Idle Days is a brilliant debut graphic novel from Thomas Desaulniers-Brousseau


While browsing through bookstore or library bookshelves, the graphic novel entitled Idle Days will be hard to miss. The deep oranges and reds of the fire illuminating the background of the cover almost set the tone for what you can expect to experience when you will inevitably become engrossed in the beautifully crafted pages of the graphic novel.

Idle Days follows the day-to-day life of Jerome, a younger man who was drafted into the Canadian army during WWII and is dealing with the death of his father. Jerome decides not to serve in the army and takes refuge in his grandfather’s cabin in the countryside of Quebec where he helps to renovate the cabin with his grandfather. However, everything is not as normal as it seems. Vivid nightmares haunt Jerome during the night, and he looks into what could’ve been a possible murder at the cabin before it was his grandfather’s.

While the plot may seem simple, the story is rich with symbolism and meaningful moments that make it a compelling read. The author, Thomas Desaulniers-Brousseau, studied cinema, a fact that can be quite apparent because the book almost has the features of an arthouse film. Jerome’s relationships with the people in his life are constantly changing, and although Jerome’s interactions are tense at times, you feel invested in what will happen to him along with those around him. One interesting aspect of the book was how none of World War II was shown. As the war seems to slowly advance, we feel as if we are with the characters at that point in time, and we only know what is happening through the radio broadcasts they hear and the audience reads. This really added to the suspense and the feeling of isolation that is present throughout the book.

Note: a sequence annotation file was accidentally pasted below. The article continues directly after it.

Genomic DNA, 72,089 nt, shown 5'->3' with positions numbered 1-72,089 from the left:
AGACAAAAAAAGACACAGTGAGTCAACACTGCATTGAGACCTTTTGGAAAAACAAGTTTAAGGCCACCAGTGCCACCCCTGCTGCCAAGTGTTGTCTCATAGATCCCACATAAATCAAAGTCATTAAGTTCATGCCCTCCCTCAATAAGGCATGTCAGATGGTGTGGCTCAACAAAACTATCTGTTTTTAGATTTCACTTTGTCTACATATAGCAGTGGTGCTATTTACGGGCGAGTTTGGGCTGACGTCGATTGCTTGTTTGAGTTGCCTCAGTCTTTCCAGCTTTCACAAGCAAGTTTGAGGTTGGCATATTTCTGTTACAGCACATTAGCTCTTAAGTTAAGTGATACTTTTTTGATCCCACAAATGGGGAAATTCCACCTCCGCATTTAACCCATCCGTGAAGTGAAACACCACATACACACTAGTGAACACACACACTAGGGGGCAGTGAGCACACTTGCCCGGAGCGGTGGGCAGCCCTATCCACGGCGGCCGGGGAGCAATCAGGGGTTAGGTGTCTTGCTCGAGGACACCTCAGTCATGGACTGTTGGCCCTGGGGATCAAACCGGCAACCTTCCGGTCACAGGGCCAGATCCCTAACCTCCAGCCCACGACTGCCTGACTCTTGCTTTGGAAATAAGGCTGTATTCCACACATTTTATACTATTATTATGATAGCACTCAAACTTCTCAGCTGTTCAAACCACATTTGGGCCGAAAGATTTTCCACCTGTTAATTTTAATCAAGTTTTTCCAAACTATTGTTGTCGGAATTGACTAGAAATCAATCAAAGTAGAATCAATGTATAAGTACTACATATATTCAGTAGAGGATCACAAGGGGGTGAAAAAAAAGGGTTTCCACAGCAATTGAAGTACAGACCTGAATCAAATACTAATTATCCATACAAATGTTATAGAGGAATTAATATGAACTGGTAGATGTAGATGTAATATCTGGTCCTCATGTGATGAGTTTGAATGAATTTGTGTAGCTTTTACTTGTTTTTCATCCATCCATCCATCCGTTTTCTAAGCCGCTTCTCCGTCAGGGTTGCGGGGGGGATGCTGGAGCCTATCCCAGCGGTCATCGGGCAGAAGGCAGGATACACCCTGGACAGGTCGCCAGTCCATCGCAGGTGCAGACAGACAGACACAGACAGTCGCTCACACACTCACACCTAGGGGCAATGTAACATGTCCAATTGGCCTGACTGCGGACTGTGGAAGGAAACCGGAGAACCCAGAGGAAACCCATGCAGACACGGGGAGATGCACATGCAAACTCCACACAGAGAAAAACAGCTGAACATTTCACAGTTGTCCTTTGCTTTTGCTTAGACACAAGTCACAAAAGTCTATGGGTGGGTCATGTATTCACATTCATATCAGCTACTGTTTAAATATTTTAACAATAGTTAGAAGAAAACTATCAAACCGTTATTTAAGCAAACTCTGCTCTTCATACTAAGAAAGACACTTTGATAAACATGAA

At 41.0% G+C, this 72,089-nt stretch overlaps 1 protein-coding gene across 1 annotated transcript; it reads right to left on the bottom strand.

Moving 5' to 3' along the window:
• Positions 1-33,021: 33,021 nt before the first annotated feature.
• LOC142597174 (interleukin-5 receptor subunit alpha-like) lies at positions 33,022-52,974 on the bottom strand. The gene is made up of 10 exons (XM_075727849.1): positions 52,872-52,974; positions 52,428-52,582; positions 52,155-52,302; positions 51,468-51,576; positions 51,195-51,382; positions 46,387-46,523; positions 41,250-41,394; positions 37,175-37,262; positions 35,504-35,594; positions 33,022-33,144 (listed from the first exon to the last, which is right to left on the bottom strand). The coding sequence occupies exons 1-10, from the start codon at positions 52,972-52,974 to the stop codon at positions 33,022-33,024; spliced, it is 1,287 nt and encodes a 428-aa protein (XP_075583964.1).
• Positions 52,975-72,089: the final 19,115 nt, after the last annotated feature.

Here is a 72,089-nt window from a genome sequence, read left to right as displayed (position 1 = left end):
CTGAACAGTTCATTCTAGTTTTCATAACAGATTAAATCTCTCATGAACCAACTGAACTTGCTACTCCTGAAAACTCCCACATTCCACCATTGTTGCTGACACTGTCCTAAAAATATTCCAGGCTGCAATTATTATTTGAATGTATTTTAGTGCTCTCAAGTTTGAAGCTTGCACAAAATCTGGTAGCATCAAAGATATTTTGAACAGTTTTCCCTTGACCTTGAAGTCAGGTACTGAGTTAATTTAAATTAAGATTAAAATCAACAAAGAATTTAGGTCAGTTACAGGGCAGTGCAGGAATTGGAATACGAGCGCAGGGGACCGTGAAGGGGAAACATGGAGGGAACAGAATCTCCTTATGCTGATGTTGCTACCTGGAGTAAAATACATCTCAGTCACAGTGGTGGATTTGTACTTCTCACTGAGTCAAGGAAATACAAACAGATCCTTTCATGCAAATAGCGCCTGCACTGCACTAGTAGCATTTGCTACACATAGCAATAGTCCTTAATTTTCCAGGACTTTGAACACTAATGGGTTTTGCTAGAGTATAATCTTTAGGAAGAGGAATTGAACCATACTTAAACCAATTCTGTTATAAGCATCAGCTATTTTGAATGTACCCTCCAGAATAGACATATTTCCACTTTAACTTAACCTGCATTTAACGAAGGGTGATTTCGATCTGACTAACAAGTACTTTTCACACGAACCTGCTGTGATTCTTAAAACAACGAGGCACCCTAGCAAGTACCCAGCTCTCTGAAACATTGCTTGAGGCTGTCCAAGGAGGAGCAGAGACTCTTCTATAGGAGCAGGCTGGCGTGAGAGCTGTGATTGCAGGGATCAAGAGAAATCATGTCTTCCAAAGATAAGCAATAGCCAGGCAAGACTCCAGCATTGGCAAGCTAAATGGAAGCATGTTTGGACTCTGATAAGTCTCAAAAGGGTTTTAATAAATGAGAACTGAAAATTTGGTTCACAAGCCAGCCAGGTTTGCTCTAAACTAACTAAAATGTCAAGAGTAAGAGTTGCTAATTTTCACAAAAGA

The illustrator for the book is Simon LeClerc, whose unique style of art is spellbinding and drew me in from the first few pages. Jerome’s dreams can sometimes be haunting visions or are shown as a collage of bodies, plants, and animals. These dream sequences are bound to stick with you and can be quite bleak at times, but it is contrasted by the vibrant setting surrounding the cabin as the story progresses throughout seasons. Waves of black crayon, oil pastels, and gouache coloring breathe life into every page.

Idle Days is a breath of fresh air. It is a fantastic debut for author Thomas Desaulniers-Brousseau and fans of historical fiction, and the graphic novel format is definitely an enjoyable aspect. I would definitely like to revisit this book sometime soon because I’m sure that I will discover something new the next time I read it.